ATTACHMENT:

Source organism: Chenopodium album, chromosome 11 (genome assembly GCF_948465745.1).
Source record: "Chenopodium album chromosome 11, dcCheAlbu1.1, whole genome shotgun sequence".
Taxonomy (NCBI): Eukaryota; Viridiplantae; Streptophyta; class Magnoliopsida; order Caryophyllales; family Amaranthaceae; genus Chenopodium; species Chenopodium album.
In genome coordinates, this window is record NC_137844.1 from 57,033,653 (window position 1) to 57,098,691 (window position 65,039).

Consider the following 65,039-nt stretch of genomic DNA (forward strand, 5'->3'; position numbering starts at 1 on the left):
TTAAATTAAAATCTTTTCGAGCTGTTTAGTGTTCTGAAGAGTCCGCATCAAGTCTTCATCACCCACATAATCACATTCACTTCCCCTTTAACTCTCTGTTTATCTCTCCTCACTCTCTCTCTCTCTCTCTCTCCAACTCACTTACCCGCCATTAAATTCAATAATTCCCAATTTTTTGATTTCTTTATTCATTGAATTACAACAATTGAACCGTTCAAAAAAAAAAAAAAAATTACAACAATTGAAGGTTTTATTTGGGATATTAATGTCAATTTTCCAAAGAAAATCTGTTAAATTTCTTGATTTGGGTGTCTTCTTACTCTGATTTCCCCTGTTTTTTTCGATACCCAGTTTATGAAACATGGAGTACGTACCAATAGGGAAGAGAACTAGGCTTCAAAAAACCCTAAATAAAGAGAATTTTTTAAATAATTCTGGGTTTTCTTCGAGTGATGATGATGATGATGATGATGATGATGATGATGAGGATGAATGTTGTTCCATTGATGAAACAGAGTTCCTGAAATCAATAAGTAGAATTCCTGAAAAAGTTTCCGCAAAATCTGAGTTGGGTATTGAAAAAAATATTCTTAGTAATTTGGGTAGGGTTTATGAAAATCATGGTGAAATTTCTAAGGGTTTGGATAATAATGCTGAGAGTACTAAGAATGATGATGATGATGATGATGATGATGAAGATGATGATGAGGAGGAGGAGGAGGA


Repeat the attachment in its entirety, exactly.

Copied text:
Source organism: Chenopodium album, chromosome 11 (genome assembly GCF_948465745.1).
Source record: "Chenopodium album chromosome 11, dcCheAlbu1.1, whole genome shotgun sequence".
Taxonomy (NCBI): Eukaryota; Viridiplantae; Streptophyta; class Magnoliopsida; order Caryophyllales; family Amaranthaceae; genus Chenopodium; species Chenopodium album.
In genome coordinates, this window is record NC_137844.1 from 57,033,653 (window position 1) to 57,098,691 (window position 65,039).

Consider the following 65,039-nt stretch of genomic DNA (forward strand, 5'->3'; position numbering starts at 1 on the left):
TTAAATTAAAATCTTTTCGAGCTGTTTAGTGTTCTGAAGAGTCCGCATCAAGTCTTCATCACCCACATAATCACATTCACTTCCCCTTTAACTCTCTGTTTATCTCTCCTCACTCTCTCTCTCTCTCTCTCTCCAACTCACTTACCCGCCATTAAATTCAATAATTCCCAATTTTTTGATTTCTTTATTCATTGAATTACAACAATTGAACCGTTCAAAAAAAAAAAAAAAATTACAACAATTGAAGGTTTTATTTGGGATATTAATGTCAATTTTCCAAAGAAAATCTGTTAAATTTCTTGATTTGGGTGTCTTCTTACTCTGATTTCCCCTGTTTTTTTCGATACCCAGTTTATGAAACATGGAGTACGTACCAATAGGGAAGAGAACTAGGCTTCAAAAAACCCTAAATAAAGAGAATTTTTTAAATAATTCTGGGTTTTCTTCGAGTGATGATGATGATGATGATGATGATGATGATGATGAGGATGAATGTTGTTCCATTGATGAAACAGAGTTCCTGAAATCAATAAGTAGAATTCCTGAAAAAGTTTCCGCAAAATCTGAGTTGGGTATTGAAAAAAATATTCTTAGTAATTTGGGTAGGGTTTATGAAAATCATGGTGAAATTTCTAAGGGTTTGGATAATAATGCTGAGAGTACTAAGAATGATGATGATGATGATGATGATGATGAAGATGATGATGAGGAGGAGGAGGAGGA